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Theft of an Idol

During my field research in north India during the twenty years previous to publication of this book, I gathered considerable material on a number of incidents involving both police–village confrontations and so-called Hindu–Muslim riots in villages, small towns, and large cities. Five of those incidents have been selected for presentation in this volume. They include the following: (1) an incident involving the theft of an idol from a Jain temple in Aligarh district, later "found" by Hindu villagers from an important local caste; (2) an incident in a small town in Meerut district involving the alleged rape, allegedly by Muslims of the alleged daughter of an old Hindu man who had been traveling with the woman on a bus (the repeated use of the term "alleged" here is deliberate, reflecting the ambiguities that riddle this case, rather than bad grammar); (3–4) two incidents of police–village confrontations involving alleged police brutalities committed against villagers of backward caste and minority status, one of which became transformed into an example of police brutality against backward castes, untouchables, Muslims, and women and was used by Mrs. Gandhi and her son, Sanjay, to precipitate national elections in 1980, and the other of which attracted virtually no national attention; 5) the post-Ayodhya destruction and killings in Kanpur City in December 1992.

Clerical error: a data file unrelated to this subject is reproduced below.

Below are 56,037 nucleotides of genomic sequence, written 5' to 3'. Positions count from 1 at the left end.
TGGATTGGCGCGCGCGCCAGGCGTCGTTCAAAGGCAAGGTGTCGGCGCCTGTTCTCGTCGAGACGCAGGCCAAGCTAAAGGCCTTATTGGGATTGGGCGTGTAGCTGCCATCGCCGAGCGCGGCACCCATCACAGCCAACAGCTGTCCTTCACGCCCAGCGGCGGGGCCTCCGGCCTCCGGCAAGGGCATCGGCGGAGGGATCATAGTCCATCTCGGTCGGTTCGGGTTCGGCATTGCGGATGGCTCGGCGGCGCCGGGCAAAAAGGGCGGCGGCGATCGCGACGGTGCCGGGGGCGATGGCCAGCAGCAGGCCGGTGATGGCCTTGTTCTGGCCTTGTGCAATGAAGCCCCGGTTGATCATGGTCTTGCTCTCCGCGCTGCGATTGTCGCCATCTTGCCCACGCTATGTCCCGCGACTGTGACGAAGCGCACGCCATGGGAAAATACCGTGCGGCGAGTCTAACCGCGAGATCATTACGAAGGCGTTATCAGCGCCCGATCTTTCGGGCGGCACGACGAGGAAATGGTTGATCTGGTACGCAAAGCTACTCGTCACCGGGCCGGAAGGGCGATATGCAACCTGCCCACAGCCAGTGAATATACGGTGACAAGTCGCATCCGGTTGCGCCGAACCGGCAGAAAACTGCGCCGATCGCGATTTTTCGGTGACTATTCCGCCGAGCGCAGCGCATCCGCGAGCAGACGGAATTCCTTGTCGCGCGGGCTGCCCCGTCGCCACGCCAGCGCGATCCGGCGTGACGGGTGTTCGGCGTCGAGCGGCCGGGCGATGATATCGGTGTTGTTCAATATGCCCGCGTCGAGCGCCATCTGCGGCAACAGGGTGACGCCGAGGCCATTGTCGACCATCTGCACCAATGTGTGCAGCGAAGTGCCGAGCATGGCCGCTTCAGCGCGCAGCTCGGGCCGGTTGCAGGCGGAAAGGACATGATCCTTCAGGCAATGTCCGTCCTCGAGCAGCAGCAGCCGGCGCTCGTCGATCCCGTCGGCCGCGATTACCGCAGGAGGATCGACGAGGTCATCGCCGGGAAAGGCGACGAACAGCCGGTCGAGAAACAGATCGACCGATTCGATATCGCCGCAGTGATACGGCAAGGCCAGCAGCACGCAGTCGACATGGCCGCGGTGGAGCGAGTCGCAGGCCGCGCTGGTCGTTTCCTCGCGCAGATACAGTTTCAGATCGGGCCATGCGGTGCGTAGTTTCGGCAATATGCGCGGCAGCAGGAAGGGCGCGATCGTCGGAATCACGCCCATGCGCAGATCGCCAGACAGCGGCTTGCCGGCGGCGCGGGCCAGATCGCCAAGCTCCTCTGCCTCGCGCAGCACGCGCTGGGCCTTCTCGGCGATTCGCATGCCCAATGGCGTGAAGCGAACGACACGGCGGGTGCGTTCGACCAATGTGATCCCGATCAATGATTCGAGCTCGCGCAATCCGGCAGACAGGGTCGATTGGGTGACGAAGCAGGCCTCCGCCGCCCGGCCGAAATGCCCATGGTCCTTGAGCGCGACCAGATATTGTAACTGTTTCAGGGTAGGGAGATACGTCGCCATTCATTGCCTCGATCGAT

The procedure I have followed with regard to these events has been, first, to construct "texts" from my field notes of the accounts given to me by respondents concerning their origins and interpretations. Second, I then proceed to analyze the texts to reveal the multiplicity of interpretations, explanations, and contexts that are provided by participants and observers of them to describe the happenings and to show the internal contradictions in each account. Third, I then try to reconstruct the incidents into coherent accounts of two types: a "who dunnit?" account that attempts to figure out who the actual culprits were in transforming the incidents into police–village or communal confrontations and a social science account that attempts to provide a coherent contextual "explanation" of the happenings. The final step, however, is to show how the reconstructions themselves can lay no claim to a special truth status.